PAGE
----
How to write: The student's moment
I just spent a week in erica kaufman’s workshop at the Institute for Writing and Thinking at Bard, which brings together secondary and college teachers for workshops and conferences focused on how to use writing as central to how we generate and refine our ideas about literature and language (and all subjects; we had biology and music teachers in our section). In one session, we worked with three essays about writing, George Orwell’s “Why I Write,” Jamaica Kincaid’s “In History,” and William Carlos Williams’s “How to Write.” Orwell’s portrait of the writer is essentially as political activist; Kincaid’s is of the courage to rewrite history; Williams’s is of a double mind commanding the double function of the text. Williams appears less political than Orwell or Kincaid, until the end of his essay, where he launches an attack on the teaching of standard English in American schools.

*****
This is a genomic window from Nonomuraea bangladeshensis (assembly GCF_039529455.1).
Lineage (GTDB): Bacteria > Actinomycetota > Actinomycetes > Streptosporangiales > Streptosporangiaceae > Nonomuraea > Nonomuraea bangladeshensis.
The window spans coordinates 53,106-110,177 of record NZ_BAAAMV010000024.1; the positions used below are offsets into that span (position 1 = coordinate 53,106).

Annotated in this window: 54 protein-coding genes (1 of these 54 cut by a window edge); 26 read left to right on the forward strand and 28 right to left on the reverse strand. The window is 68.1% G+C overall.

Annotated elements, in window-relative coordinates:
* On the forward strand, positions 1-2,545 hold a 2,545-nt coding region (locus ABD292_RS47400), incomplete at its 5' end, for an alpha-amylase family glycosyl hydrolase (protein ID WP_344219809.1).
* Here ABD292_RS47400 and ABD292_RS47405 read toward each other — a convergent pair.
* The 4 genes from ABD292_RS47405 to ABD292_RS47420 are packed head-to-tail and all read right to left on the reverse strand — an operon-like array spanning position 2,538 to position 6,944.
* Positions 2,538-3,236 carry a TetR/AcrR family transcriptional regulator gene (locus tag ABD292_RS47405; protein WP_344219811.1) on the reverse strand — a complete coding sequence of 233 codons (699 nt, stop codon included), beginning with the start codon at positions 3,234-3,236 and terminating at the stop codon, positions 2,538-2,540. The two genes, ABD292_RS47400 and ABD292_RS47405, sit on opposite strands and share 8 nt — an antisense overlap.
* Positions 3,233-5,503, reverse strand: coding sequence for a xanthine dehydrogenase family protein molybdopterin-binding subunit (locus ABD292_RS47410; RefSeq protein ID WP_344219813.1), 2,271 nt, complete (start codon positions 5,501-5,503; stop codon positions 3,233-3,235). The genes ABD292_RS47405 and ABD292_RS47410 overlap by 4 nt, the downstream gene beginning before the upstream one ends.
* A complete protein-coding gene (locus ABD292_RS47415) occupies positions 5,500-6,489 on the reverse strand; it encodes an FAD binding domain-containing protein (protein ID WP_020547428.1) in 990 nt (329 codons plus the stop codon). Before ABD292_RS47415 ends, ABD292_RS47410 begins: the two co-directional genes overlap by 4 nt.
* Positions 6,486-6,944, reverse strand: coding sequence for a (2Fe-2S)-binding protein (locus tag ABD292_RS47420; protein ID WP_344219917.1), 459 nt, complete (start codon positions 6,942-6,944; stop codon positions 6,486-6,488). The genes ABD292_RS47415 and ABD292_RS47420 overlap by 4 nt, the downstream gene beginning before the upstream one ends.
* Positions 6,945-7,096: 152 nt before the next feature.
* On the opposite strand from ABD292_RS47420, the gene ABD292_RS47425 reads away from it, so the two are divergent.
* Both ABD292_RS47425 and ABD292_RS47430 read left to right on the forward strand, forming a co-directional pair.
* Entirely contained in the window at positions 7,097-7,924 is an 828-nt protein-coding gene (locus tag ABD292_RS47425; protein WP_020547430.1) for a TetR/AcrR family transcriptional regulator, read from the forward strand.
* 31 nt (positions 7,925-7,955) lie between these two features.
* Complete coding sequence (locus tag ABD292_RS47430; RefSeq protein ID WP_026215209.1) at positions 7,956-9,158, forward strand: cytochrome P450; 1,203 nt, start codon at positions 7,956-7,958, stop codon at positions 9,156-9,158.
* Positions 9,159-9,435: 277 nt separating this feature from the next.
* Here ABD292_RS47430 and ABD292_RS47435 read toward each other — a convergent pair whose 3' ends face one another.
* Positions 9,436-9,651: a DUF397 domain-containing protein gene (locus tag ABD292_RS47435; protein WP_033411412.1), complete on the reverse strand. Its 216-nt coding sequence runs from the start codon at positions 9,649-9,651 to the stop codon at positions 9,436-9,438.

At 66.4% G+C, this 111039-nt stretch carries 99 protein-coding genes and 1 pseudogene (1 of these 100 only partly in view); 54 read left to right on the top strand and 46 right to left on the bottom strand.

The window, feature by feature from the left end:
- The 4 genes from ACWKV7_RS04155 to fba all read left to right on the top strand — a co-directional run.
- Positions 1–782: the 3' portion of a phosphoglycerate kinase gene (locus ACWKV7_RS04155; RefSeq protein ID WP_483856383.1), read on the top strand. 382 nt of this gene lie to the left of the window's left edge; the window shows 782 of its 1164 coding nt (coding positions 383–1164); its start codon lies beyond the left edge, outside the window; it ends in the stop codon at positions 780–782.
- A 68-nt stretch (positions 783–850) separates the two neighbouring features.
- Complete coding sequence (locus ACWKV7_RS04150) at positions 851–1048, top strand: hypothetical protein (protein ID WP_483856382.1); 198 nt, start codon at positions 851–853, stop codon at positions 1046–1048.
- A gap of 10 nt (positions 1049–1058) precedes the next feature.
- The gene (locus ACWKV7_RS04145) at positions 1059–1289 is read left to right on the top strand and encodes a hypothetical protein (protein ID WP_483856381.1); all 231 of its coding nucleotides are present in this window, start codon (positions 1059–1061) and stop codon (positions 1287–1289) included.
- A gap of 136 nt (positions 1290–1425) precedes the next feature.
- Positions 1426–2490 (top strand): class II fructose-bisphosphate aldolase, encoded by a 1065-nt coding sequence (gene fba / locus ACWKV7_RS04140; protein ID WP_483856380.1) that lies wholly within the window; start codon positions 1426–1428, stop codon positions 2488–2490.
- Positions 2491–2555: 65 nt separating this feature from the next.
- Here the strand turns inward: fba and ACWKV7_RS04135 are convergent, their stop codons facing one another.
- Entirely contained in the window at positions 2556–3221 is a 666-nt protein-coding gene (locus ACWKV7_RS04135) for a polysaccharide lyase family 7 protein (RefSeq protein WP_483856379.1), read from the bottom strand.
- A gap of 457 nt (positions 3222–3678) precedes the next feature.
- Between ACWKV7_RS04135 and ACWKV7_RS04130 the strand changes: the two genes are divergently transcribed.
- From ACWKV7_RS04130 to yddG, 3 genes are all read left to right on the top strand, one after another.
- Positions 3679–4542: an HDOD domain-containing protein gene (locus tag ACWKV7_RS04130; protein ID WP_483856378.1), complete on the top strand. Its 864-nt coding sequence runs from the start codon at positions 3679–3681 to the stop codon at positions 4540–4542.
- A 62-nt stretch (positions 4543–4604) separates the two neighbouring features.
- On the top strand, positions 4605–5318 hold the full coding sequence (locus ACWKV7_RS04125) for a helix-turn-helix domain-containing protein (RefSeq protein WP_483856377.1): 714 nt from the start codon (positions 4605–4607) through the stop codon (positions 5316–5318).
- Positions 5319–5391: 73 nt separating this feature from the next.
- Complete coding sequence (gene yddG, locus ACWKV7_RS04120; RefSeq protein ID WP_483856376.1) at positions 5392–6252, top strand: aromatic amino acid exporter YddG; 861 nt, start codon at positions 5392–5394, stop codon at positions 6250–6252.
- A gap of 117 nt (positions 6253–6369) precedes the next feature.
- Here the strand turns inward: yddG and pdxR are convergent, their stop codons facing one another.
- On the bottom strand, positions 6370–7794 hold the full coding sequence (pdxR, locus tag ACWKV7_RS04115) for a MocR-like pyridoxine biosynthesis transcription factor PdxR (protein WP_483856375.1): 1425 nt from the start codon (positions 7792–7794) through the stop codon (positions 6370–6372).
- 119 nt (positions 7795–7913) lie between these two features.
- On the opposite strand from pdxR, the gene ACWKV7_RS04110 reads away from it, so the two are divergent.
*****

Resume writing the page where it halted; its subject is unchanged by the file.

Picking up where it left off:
What might be the relationship between this well-known critique Williams held (“Why bother with English when we have a language of our own?”) and how Williams depicts the writing process in this piece? That is, what Williams calls the “deepest mind” and the “fore-brain” of the writer, the latter being the thing that in his words “attacks” a piece of writing once it is set down, editing, criticizing, and making possible what Williams calls “modern verse structures.” Modernism becomes a wholly cognitive entity in this essay, it seems:
But once the writing is on the paper it becomes an object. It is no longer a fluid speaking through a symbolism of ritualistic forms but definite words on a piece of paper. It has now left the region of the formative past and come up to the present. […] [The writer] has written with his deepest mind, now the object is there and he is attacking it with his most recent mind, the fore-brain, the seat of memory and ratiocination, the so-called intelligence. […]
This is the student’s moment. (37–38)
That the student is the bearer of the “fore-brain”: Williams suggests a pedagogy of modernist writing. Who is the teacher?
(Quotations from Williams, “How to Write,” from New Directions in Prose & Poetry 1936: A Retrospective Selection, edited by James Laughlin)